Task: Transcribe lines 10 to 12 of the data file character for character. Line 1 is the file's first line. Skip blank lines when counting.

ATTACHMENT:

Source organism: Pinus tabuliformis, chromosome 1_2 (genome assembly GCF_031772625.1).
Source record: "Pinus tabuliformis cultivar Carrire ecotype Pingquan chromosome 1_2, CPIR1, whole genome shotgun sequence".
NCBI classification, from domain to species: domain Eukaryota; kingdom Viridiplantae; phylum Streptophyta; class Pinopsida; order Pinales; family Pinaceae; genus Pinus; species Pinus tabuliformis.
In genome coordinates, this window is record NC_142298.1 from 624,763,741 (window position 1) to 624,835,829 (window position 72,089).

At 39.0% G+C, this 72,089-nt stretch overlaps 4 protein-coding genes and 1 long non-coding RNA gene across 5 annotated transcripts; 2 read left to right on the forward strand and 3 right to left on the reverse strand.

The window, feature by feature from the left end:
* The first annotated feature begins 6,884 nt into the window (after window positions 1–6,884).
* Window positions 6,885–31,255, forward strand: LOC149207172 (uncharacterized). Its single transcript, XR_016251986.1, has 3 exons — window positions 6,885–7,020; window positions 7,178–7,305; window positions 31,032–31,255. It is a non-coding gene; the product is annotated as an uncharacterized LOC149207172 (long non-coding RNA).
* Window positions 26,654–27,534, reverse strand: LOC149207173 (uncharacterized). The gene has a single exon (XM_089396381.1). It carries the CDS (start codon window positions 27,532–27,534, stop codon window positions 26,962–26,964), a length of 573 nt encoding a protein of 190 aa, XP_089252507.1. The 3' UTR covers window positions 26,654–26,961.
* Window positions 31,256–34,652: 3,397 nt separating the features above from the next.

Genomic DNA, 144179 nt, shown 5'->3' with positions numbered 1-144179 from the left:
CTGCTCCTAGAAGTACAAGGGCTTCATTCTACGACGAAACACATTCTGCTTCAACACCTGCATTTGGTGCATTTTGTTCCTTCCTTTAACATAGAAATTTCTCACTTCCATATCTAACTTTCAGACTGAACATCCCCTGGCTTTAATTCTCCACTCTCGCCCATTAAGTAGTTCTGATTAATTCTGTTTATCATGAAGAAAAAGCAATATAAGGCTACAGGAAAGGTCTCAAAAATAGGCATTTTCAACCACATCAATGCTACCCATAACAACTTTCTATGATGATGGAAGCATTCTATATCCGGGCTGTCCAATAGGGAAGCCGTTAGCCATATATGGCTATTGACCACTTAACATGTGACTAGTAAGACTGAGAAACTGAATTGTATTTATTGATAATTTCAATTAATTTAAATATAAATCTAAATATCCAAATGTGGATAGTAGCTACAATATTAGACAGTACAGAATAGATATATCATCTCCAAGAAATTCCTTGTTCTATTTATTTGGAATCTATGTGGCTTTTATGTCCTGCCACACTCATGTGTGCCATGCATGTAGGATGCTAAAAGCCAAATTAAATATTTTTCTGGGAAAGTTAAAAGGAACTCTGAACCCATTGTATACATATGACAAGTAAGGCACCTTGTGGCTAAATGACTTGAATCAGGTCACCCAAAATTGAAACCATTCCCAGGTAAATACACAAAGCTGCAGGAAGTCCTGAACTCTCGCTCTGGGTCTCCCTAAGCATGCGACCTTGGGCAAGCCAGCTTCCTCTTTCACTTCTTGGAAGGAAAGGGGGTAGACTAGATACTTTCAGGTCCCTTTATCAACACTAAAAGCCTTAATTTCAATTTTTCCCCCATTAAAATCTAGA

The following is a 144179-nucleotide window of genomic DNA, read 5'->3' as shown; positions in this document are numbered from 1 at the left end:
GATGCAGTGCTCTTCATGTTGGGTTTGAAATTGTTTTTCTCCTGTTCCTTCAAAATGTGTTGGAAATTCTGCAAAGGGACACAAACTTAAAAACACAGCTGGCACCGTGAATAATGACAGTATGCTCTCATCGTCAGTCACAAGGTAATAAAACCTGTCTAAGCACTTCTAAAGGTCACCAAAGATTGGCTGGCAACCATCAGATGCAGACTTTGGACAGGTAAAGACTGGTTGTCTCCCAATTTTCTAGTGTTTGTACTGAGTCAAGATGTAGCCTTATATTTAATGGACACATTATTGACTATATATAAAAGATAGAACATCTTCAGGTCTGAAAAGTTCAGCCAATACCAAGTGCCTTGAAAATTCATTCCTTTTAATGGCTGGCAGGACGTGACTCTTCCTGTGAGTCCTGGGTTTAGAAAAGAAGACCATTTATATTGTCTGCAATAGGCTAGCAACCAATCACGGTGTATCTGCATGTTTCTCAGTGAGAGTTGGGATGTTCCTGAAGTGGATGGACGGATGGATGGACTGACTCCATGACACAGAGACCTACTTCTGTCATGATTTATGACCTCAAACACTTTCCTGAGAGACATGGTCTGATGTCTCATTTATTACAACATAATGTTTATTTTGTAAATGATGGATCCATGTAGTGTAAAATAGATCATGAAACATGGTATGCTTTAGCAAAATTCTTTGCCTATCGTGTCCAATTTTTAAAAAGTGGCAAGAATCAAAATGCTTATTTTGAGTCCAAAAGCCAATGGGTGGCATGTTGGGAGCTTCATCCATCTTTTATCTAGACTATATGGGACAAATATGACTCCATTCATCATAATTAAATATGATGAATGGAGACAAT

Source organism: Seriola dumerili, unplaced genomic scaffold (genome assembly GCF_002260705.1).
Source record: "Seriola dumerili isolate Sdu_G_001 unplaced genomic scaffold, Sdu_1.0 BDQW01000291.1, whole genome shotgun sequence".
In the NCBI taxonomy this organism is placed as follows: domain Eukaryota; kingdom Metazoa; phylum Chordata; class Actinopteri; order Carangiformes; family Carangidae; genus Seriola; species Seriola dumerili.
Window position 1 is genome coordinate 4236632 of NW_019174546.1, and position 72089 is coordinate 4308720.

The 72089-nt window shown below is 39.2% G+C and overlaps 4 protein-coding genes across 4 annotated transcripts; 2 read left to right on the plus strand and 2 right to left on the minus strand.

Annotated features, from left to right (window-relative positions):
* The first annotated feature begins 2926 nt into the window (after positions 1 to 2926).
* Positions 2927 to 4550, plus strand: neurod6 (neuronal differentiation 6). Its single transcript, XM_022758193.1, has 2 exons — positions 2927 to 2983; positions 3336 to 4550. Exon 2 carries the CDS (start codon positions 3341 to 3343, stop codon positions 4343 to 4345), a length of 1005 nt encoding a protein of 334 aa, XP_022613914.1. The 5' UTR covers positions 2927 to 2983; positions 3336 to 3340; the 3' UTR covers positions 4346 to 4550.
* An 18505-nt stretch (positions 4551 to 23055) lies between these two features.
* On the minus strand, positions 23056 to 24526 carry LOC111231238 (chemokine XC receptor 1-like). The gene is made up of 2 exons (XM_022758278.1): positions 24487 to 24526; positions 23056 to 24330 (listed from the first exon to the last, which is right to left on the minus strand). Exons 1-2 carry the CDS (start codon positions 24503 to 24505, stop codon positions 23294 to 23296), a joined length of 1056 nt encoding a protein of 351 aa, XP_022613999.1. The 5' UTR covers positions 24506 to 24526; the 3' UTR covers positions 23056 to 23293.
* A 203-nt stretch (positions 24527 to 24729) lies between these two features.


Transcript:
* Window positions 31,256–34,652: 3,397 nt separating the features above from the next.

Genomic DNA, 144179 nt, shown 5'->3' with positions numbered 1-144179 from the left:
CTGCTCCTAGAAGTACAAGGGCTTCATTCTACGACGAAACACATTCTGCTTCAACACCTGCATTTGGTGCATTTTGTTCCTTCCTTTAACATAGAAATTTCTCACTTCCATATCTAACTTTCAGACTGAACATCCCCTGGCTTTAATTCTCCACTCTCGCCCATTAAGTAGTTCTGATTAATTCTGTTTATCATGAAGAAAAAGCAATATAAGGCTACAGGAAAGGTCTCAAAAATAGGCATTTTCAACCACATCAATGCTACCCATAACAACTTTCTATGATGATGGAAGCATTCTATATCCGGGCTGTCCAATAGGGAAGCCGTTAGCCATATATGGCTATTGACCACTTAACATGTGACTAGTAAGACTGAGAAACTGAATTGTATTTATTGATAATTTCAATTAATTTAAATATAAATCTAAATATCCAAATGTGGATAGTAGCTACAATATTAGACAGTACAGAATAGATATATCATCTCCAAGAAATTCCTTGTTCTATTTATTTGGAATCTATGTGGCTTTTATGTCCTGCCACACTCATGTGTGCCATGCATGTAGGATGCTAAAAGCCAAATTAAATATTTTTCTGGGAAAGTTAAAAGGAACTCTGAACCCATTGTATACATATGACAAGTAAGGCACCTTGTGGCTAAATGACTTGAATCAGGTCACCCAAAATTGAAACCATTCCCAGGTAAATACACAAAGCTGCAGGAAGTCCTGAACTCTCGCTCTGGGTCTCCCTAAGCATGCGACCTTGGGCAAGCCAGCTTCCTCTTTCACTTCTTGGAAGGAAAGGGGGTAGACTAGATACTTTCAGGTCCCTTTATCAACACTAAAAGCCTTAATTTCAATTTTTCCCCCATTAAAATCTAGA